Demographics lead to such stereotypes. I am sure I lurk as a statistic in numerous marketing surveys as someone not likely to wear jeans or high heels, to drive a sports car or drink cocktails, but to prefer cocoa and sherry, to carry a handbag rather than a rucksack, to prefer gardening to rock concerts. Some but not all of these are true. I'm conscious of my own contradictions: I am pleased when such profiles are used by the NHS to offer me flu jabs, but not so thrilled when I'm identified as the consumer of retirement packages and stair lifts. Demographics may itself be judgement-free but it can be taken in evidence and used to make you feel your age.

At Christmas time I am caught by yet another such lasso. The government sends out 200 to old people living alone, to help them with their winter heating bills. Very kind too. Except that payments like this aren't meant for people like me, with the central heating roaring away, insulated lofts and lined curtains at the windows. They're meant to help those living hand to mouth on a wretched pension without money to spare for an extra bar of the electric fire. Last year I tried to return the gift, but the authorities replied that they had 'no mechanism for taking it back'. There must be many like me, and there are certainly plenty who could do with more than the 200. My cheque goes to charity in the hope that it'll reach the needy by some other route. Yet this doesn't obviate the problem, for receiving charity often feels demeaning, whereas when dispensed by government it comes as a right.

Demographics are a blunt instrument. They corral people into their generalizations and treat them as 'the old', 'the disabled', 'the ethnic', 'the rich'. From these spring such concepts as 'middle England', 'disaffected youth', 'the pink pound'. In the process they tend towards the consensual, dragging us kicking and screaming towards the average. I suspect the aged are particularly vulnerable to being so dismissed. 'An ocean of grey heads' I heard one theatre director describe his audience. And he said it with a hint of regret. Yet the old are as diverse, individual and eccentric as any other group. We include Mrs Thatcher, Mick Jagger, Tina Turner, Doris Lessing, Tony Benn and Cleo Laine. No easy generalizations there!


 

TURNING TO MORE DOMESTIC ISSUES, I have a fridge full of food well past its sell-by date. I shall be cooking and flavouring, feasting and enjoying yoghurts, cheeses, bacon and wilting vegetables long after many a younger person would have binned the lot. Young people do what labels tell them. I am cannier. 'Cui bono?' I ask of my label. To whose benefit is it that I should throw away marginally stale produce and buy shiny bright replacements? Why, the food industry, of course. I regard a sell-by date as its way of avoiding litigation should one of my drooping ingredients give me a tummy bug. 'We told you so, we are not to blame,' the manufacturers will proclaim in court, as I clutch my gut and beg for compensation.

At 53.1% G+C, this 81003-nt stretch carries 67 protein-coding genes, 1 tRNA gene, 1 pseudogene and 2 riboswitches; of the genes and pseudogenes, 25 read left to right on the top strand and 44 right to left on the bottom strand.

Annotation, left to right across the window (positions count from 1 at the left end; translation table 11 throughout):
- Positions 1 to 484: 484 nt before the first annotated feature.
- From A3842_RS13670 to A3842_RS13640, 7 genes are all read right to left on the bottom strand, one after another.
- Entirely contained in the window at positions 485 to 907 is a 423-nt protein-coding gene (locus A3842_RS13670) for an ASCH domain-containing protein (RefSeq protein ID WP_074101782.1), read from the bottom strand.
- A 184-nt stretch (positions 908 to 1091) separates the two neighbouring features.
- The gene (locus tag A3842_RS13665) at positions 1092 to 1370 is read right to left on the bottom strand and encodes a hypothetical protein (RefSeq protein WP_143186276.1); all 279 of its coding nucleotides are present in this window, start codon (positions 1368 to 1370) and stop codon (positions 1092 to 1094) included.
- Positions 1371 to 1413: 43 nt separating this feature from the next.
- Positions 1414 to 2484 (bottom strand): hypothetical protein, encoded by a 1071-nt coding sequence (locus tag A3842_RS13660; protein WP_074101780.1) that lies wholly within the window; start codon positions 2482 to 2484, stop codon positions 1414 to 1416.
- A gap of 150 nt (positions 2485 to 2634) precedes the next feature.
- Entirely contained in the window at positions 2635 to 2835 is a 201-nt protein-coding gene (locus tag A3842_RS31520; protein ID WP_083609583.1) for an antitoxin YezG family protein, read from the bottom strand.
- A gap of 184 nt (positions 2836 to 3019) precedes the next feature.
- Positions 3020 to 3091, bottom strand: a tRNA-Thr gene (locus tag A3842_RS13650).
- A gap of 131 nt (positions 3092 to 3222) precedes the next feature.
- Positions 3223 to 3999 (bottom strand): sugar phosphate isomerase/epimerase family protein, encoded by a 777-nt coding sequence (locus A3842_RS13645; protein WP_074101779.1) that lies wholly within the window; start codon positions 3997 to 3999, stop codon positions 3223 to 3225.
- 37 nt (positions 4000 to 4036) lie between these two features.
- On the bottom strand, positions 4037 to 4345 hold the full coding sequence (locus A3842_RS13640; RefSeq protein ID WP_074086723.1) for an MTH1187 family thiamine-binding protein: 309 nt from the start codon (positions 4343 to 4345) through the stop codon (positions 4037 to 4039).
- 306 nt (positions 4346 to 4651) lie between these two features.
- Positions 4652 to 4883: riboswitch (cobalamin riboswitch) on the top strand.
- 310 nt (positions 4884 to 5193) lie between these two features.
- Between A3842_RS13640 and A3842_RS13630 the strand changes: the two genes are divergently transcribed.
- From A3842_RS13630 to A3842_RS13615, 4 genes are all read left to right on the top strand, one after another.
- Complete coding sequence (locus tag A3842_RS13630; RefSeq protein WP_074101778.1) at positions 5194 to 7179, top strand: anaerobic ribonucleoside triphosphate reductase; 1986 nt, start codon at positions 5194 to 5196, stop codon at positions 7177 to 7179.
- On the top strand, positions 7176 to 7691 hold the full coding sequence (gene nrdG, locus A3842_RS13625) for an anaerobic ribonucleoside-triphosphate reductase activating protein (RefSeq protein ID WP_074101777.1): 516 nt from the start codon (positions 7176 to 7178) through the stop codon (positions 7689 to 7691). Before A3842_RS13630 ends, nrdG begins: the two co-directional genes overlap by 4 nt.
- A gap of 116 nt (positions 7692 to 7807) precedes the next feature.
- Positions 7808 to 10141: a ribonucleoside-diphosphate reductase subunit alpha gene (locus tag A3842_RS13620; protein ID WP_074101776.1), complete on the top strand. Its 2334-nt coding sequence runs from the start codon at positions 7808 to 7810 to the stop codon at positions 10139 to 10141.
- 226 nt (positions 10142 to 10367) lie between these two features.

Not so the younger generation. At the stroke of midnight the food languishing in their fridges turns to rotten pumpkins and next morning is unceremoniously thrown out whether edible or not. The spirit of the Blitz still has me in its grip; nothing that can be turned to tasty - or even bland - nourishment should be wasted. There used to be a wonderful stall in Bury St Edmunds market that specialized in food past its sell-by date. It did a roaring trade. Their French cheeses were especially good, the point about French cheese being that the pungent smell is part of its deliciousness, whereas the English are snootily suspicious of anything giving off the faintest whiff.

In 2004, as things were gearing up for that year's general election, the question arose as to whether Michael Howard - at the age of sixty-two - was already past his political sell-by date. Ted Heath, crusty old parliamentarian that he was, suggested that Howard would be too old at sixty-four to be prime minister. My whole instinct was to back the idea of someone in my age range being considered eligible for power. Consider Gladstone, four times prime minister, first at the age of fifty-nine, then subsequently when he was seventy-one, seventy-seven and eighty-six. He made his final speech in the House when he was eighty-five, and still went on to speak out against the Armenian massacres at the age of eighty-seven in the 1890s. Had he shown similar stamina - and got elected - Michael Howard would have had some twenty-three years of parliamentary life ahead of him.

In fact there were reasons that made this all too unlikely. Gladstone was a giant of the Liberal Party with a vision that looked forward towards universal education, a broadening suffrage and even Irish Home Rule. Michael Howard came with a record that suggested attitudes already out of date. In 1988 he was responsible for Clause 28 that banned the 'promoting' of homosexuality. He voted against the lowering of the homosexual age of consent to sixteen. He voted in 1988 in favour of David Alton's private member's bill to limit abortion to eighteen weeks, then went on to oppose giving women statutory maternity rights and refused the EC Directive on maternity leave. Gays and women have moved on since then and don't look upon Michael Howard as someone who helped get them where they are today. Despite his modest attempts at rapprochement with gays, his outlook was basically one that looked backwards towards earlier values. Indeed, he and Gladstone might only have had in common shared views about sex and virtue.

In drawing attention to Michael Howard's age, Edward Heath invited us to examine exactly what that meant. Did his values point forward to the way the world is going, or hark back to less tolerant and less equal times? Would his sell-by date give us a pain that we came to regret, or would he grow into the full maturity of a ripe and satisfying French cheese? In the event, after the agony of another electoral defeat, the Tory Party ditched the oldies and opted for a thirty-eight-year-old much in the Blair mould. But by this time most of us had realized that we already had a Tory prime minister in Blair himself.